In 2012, violence erupted between the Rohingya and Rakhine communities. The violence essentially erased the entire Rohingya community from Sittwe. Throughout Rakhine, Rohingya villages and neighborhoods were leveled to the ground. Businesses and property were confiscated. Over one hundred forty thousand Rohingya were displaced and forced to live an apartheid-like existence in isolated internment camps for internally displaced people (IDP). In the camps, they cannot leave, go to school or receive proper medical care and are dependent on international humanitarian assistance.
Burma’s transition toward democracy has created space for new political voices. By promoting religious intolerance, racism and hatred toward the Rohingya, ultra-nationalist Buddhist monks and Rakhine political parties have advanced their own agendas for how Burma should define its national identity. Both groups refuse to acknowledge the existence of a community called the “Rohingya”. Authorities insist that they must first identify themselves as “Bengali” before any consideration is given to their citizenship. In 2014, they were excluded from Burma’s first census in thirty years, and in 2015, authorities revoked their temporary ID cards. Some human rights groups have described the ongoing abuse as ethnic cleansing and crimes against humanity, and the international community has condemned the situation. Regardless, leaders inside the country have shown almost no political will to temper the fervor or recognize the Rohingya. This has perpetuated the legacy of abuse that has plagued them for over fifty years.
"These three miles where all the of the Rohingya live is like a three-mile jail."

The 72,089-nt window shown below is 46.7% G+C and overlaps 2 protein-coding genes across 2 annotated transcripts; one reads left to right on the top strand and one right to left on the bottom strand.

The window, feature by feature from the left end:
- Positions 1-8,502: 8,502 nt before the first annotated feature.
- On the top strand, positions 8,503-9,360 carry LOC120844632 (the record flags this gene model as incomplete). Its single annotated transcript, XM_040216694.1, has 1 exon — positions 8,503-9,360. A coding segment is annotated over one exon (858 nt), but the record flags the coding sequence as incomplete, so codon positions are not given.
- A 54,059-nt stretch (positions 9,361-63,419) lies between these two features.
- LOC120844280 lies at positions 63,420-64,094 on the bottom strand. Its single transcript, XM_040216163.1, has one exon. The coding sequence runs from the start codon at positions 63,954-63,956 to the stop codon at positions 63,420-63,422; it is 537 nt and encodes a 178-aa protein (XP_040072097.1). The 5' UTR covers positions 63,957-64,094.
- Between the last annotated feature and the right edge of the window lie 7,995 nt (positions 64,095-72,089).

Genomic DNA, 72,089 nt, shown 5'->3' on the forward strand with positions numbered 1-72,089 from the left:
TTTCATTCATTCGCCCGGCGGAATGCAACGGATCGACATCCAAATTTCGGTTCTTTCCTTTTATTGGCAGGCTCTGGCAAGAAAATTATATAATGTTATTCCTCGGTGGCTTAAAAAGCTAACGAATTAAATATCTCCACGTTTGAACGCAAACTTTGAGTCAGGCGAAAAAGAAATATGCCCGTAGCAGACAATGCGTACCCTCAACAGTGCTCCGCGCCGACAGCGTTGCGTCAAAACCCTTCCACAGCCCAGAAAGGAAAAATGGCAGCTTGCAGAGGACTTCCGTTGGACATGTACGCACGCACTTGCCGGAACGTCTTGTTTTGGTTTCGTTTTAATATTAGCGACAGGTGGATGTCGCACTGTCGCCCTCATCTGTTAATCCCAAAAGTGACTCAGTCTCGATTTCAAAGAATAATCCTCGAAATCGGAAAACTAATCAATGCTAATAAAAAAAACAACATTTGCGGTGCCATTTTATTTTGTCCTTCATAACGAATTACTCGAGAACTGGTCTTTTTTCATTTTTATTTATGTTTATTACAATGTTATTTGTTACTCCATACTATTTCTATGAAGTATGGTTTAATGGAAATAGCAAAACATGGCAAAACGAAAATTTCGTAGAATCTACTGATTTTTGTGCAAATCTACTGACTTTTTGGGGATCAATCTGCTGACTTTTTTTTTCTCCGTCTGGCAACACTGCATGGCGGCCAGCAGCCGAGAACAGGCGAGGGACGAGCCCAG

Each year, thousands of Rohingya pay brokers to smuggle them by boat from Burma and Bangladesh to Malaysia, Thailand and beyond. Recently, thousands of Rohingya have been delivered into the hands of human traffickers in Thailand and Malaysia where they are imprisoned in jungle camps, sold into slavery or simply disappear. Desperate and increasingly at risk of more violence, the Rohingya forge ahead despite the rocky ground beneath their feet. They suffer the abuse in Burma but endure. They flee to other countries and adapt. They place themselves at great risk for their families, determined to see their lives are not ruined.
"There is no life to live here so he went to find a better one. He got on a boat two months ago. Now we don't know where he is. What are his wife and daughters going to do now?"
Walls of plastic sheeting inhale and exhale as the wind shifts directions around thirty-year-old Monzur’s makeshift hut in southern Bangladesh. He sits wearing a dark green Burmese longyi with his legs crossed. He explains how recently there seemed to be no end to the abuse he and the other Rohingya in Burma were subjected to on a daily basis. He fled from Burma earlier that year, crossing the Naf River, not knowing what to expect. Sitting among the filth, sickness and desperation of his new life in Bangladesh, he still says it is better to be here than back home. Yet reality is sinking in and sadness has settled in his eyes: he is a stateless refugee, living in subhuman conditions, with little hope of returning to his home. “God created many species and every species has a place to live,” Monzur says. “Ants and snakes have a hole. Fish have the water. Tigers and bears have bushes. But Rohingya don’t have anyplace to live. We want to ask the world, where is our place?”